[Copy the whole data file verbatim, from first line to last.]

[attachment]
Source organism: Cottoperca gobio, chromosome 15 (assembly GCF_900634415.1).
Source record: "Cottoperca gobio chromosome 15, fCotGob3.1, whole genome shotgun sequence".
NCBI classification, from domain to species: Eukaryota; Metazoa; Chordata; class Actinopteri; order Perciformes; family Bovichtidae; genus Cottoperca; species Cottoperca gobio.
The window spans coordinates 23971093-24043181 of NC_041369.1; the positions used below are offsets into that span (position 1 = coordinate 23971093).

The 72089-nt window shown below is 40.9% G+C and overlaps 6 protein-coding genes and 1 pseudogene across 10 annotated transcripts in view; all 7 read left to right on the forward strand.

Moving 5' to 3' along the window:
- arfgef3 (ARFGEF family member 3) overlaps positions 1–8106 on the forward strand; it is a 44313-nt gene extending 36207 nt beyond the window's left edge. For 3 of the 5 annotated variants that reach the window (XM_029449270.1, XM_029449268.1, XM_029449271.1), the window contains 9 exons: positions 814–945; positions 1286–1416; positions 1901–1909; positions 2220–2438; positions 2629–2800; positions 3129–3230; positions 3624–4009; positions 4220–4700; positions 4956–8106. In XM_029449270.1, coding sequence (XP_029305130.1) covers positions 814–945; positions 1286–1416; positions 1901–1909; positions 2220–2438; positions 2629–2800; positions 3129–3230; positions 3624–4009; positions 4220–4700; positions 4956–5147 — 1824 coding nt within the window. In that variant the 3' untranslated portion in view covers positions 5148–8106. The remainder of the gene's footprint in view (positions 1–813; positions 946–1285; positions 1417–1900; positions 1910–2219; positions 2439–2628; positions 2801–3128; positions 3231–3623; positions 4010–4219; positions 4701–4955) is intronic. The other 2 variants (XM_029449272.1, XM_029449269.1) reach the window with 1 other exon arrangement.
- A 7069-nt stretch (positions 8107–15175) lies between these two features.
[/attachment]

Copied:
Source organism: Cottoperca gobio, chromosome 15 (assembly GCF_900634415.1).
Source record: "Cottoperca gobio chromosome 15, fCotGob3.1, whole genome shotgun sequence".
NCBI classification, from domain to species: Eukaryota; Metazoa; Chordata; class Actinopteri; order Perciformes; family Bovichtidae; genus Cottoperca; species Cottoperca gobio.
The window spans coordinates 23971093-24043181 of NC_041369.1; the positions used below are offsets into that span (position 1 = coordinate 23971093).

The 72089-nt window shown below is 40.9% G+C and overlaps 6 protein-coding genes and 1 pseudogene across 10 annotated transcripts in view; all 7 read left to right on the forward strand.

Moving 5' to 3' along the window:
- arfgef3 (ARFGEF family member 3) overlaps positions 1–8106 on the forward strand; it is a 44313-nt gene extending 36207 nt beyond the window's left edge. For 3 of the 5 annotated variants that reach the window (XM_029449270.1, XM_029449268.1, XM_029449271.1), the window contains 9 exons: positions 814–945; positions 1286–1416; positions 1901–1909; positions 2220–2438; positions 2629–2800; positions 3129–3230; positions 3624–4009; positions 4220–4700; positions 4956–8106. In XM_029449270.1, coding sequence (XP_029305130.1) covers positions 814–945; positions 1286–1416; positions 1901–1909; positions 2220–2438; positions 2629–2800; positions 3129–3230; positions 3624–4009; positions 4220–4700; positions 4956–5147 — 1824 coding nt within the window. In that variant the 3' untranslated portion in view covers positions 5148–8106. The remainder of the gene's footprint in view (positions 1–813; positions 946–1285; positions 1417–1900; positions 1910–2219; positions 2439–2628; positions 2801–3128; positions 3231–3623; positions 4010–4219; positions 4701–4955) is intronic. The other 2 variants (XM_029449272.1, XM_029449269.1) reach the window with 1 other exon arrangement.
- A 7069-nt stretch (positions 8107–15175) lies between these two features.